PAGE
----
ITF Taekwondo Patterns
EUI-AM is the pseudonym of Son Byong Hi, leader of the Korean independence movement on March 1, 1919. The 45 movements refer to his age when he changed the name of Dong Hak (Oriental culture) to Chondo Kyo (Heavenly way religion) in 1905. The diagram represents his Indomitable Spirit, displayed while dedicating himself to the prosperity of his nation.
CHOONG-JANG is the pseudonym given to General Kim Duk Ryang who lived during the Lee Dynasty, 14th century. This pattern ends with a left-hand attack to symbolize the tragedy of his death at 27 in prison before he was able to reach full maturity.
Kodang Tul (formerly “Juche”) is the Pseudonyn of the patriot Cho Man Shik, who dedicated his life to the Korean Independence Movement and to the education of his people.The 45 movements represent the last two figures of 1945, the year Korea was liberated from Japanese occupation.
SAM IL denotes the historical date of the independence movement of Korea which began throughout the country on March 1, 1919. The 33 movements in the pattern stand for the 33 patriots who planned the movement.
YOO-SIN is named after General Kim Yoo Sin, a commanding general during the Silla Dynasty. The 68 movements refer to the last two figures of 668 A.D., the year Korea was united. The ready posture signifies a sword drawn on the right rather than the left side, symbolizing Yoo Sin’s mistake of following his Kings’ orders to fight with foreign forces against his own nation.
CHOI-YONG is named after General Choi Yong, premier and commander in chief of the armed forces during the 14th century Koryo Dynasty. Choi Yong was greatly respected for his loyalty, patriotism, and humility. He was executed by his subordinate commanders headed by General Yi Sung Gae, who later became the first King of the Lee Dynasty.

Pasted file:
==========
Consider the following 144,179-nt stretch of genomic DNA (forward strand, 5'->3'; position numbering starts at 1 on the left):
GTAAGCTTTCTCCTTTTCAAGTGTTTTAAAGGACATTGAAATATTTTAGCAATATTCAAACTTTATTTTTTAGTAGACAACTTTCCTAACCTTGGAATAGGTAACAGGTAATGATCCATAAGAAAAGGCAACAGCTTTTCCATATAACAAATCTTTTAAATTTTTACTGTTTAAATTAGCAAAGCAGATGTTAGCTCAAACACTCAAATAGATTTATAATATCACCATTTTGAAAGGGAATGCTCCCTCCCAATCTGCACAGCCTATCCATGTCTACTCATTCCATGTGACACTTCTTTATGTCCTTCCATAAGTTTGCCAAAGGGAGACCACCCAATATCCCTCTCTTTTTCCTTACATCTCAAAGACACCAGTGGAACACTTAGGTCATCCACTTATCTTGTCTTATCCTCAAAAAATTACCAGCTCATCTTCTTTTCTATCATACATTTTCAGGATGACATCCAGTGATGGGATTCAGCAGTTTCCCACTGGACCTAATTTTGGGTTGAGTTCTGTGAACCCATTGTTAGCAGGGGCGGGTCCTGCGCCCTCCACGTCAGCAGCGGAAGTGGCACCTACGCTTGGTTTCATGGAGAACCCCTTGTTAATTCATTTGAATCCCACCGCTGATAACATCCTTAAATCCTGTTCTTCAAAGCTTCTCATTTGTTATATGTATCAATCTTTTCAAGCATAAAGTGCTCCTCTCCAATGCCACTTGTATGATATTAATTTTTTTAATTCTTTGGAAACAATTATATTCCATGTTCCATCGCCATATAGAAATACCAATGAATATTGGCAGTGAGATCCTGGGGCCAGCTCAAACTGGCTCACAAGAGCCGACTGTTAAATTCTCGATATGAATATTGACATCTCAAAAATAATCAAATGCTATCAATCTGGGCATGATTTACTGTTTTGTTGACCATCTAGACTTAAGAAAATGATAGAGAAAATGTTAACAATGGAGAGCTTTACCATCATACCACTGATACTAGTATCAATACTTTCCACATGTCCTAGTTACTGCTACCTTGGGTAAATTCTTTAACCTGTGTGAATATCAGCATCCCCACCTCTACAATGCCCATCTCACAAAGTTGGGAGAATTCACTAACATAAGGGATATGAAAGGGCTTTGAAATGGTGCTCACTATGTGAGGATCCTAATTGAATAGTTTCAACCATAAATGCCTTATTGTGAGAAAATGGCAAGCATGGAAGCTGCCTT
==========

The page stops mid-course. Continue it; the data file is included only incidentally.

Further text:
YON-GAE is named after a famous general during the Koguryo Dynasty, Yon Gae Somoon. The 49 movements refer to the last two figures of 649 A.D., the year he forced the Tang Dynasty to quit Korea after destroying nearly 300,000 of their troops at Ansi Sung.
UL-JI is named after general Ul-Ji Moon Dok who successfully defended Korea against a Tang’s invasion force of nearly one million soldiers led by Yang Je in 612 A.D., Ul-Ji employing hit and run guerilla tactics, was able to decimate a large percentage of the force. The diagram represents his surname. The 42 movements represent the author’s age when he designed the pattern.
Moon-Moo honors the 30th King of the Silla Dynasty. His body was buried near Dae Wang Am (Great King’s Rock). According to his will, the body was placed in the sea “where my soul shall forever defend my land against the Japanese.” It is said that the Sok Gul Am (Stone cave) was built to guard his tomb. The Sok Gul Am is a fine example of the culture of the Silla Dynasty. The 61 movements in this pattern symbolize the last two figures of 661 A.D. when Moon Moo came to the throne.
So-San is one of the 5th degree black belt forms used by ITF-style taekwondo. So San is the pseudonym of the great monk Choi Hyong Ung (1520 to 1604 C.E.) of the Yi dynasty. The 72 movements refer to his age when he organised a corps of monk soldiers with the assistance of his pupil Sa Myung Dang. The monk soldiers helped repel the Japanese pirates who overran much of the Korean peninsular in 1592 C.E.
Se-Jong is one of the 5th-degree black belt forms used in ITF-style Taekwondo. This form is named after Se Jong the Great, the Korean king who is credited with the development of the Korean Hangul alphabet in 1443 C.E. The diagram for this form represents the king, while the 24 movements refer to the 24 letters of the Korean alphabet.
Tong-ll is the 6th-degree black belt form used in ITF-style Taekwondo, the last of the ITF forms. Tong Il denotes the resolution of the unification of Korea that has been divided since 1945.